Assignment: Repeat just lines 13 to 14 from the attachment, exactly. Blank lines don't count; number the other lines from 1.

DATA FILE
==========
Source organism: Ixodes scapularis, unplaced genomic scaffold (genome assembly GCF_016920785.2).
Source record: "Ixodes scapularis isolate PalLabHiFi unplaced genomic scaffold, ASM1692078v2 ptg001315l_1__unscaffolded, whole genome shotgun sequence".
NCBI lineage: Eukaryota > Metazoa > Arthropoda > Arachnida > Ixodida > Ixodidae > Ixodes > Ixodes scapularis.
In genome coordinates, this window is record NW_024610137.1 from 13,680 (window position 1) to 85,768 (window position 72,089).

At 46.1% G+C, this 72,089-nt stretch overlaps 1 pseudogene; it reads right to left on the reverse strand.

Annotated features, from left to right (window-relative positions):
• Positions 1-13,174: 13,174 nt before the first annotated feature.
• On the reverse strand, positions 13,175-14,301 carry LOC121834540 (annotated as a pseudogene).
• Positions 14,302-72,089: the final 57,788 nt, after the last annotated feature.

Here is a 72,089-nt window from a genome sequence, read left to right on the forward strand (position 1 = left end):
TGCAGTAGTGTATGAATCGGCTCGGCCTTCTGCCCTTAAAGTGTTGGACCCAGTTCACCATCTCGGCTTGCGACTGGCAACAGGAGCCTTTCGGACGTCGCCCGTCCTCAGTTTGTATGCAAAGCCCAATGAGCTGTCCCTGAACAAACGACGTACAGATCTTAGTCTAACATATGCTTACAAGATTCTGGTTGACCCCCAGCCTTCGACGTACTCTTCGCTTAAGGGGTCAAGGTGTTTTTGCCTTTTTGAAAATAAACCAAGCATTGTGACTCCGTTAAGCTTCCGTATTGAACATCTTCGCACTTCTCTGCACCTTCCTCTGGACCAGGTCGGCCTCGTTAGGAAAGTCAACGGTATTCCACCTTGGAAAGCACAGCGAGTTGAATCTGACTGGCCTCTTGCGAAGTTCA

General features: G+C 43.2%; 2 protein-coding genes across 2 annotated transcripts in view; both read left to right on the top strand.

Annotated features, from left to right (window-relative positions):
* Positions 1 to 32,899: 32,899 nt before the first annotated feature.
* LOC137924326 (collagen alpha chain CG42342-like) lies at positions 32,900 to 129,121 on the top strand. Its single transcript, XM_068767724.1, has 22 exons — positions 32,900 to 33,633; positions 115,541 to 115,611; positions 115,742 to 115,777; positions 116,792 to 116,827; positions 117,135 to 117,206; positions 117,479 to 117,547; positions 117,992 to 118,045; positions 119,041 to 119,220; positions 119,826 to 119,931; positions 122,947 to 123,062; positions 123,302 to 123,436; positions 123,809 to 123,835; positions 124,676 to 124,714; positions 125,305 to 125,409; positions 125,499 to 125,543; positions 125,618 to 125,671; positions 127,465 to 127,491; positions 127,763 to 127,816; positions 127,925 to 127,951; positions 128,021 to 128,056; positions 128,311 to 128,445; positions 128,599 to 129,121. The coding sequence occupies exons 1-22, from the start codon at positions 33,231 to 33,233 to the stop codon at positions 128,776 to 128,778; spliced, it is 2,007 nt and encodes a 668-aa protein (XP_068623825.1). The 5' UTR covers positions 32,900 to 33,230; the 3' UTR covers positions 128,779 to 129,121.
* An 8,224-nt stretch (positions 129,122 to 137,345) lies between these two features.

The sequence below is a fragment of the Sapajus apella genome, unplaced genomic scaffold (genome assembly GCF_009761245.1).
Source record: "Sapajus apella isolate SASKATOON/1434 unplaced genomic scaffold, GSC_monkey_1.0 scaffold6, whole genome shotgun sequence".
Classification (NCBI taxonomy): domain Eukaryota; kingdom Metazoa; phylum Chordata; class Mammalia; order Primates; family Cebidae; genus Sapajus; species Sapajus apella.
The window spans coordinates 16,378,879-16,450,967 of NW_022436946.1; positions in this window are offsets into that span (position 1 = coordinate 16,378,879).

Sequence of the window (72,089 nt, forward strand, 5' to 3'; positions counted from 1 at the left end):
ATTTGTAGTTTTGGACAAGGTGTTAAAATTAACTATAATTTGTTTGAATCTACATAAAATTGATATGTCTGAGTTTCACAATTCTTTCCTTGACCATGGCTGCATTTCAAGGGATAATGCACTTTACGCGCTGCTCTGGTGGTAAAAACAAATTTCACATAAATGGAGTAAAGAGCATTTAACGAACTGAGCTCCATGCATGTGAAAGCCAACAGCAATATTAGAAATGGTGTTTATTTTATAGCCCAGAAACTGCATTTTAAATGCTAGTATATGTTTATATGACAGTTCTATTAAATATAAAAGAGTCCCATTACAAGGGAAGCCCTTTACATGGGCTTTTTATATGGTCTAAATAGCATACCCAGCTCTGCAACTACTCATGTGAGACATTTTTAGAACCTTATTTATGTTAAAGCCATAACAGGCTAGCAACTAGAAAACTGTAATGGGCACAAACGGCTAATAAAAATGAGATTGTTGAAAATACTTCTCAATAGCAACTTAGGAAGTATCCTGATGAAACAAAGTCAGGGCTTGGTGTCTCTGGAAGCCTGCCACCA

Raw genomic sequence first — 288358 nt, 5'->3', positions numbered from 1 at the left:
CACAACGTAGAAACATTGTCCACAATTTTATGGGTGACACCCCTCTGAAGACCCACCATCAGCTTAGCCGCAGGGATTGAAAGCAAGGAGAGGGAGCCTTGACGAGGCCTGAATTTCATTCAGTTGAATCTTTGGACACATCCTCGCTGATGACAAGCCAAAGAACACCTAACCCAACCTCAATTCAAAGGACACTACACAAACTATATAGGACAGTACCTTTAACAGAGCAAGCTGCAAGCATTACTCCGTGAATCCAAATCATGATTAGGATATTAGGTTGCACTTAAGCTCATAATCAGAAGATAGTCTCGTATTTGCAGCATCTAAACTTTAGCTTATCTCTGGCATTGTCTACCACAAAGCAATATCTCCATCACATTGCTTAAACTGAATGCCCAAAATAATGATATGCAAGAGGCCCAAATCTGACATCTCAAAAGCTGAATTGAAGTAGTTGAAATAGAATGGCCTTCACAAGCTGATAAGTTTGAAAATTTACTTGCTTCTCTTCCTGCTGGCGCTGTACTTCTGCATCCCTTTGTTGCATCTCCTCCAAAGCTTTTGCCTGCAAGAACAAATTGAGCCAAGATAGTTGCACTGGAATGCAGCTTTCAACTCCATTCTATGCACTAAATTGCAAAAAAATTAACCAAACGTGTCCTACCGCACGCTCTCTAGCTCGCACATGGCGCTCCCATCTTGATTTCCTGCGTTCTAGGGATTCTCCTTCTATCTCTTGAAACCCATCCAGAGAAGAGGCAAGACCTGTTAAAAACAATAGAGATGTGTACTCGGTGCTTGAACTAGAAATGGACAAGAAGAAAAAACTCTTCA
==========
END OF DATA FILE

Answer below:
Annotated features, from left to right (window-relative positions):
* Positions 1 to 32,899: 32,899 nt before the first annotated feature.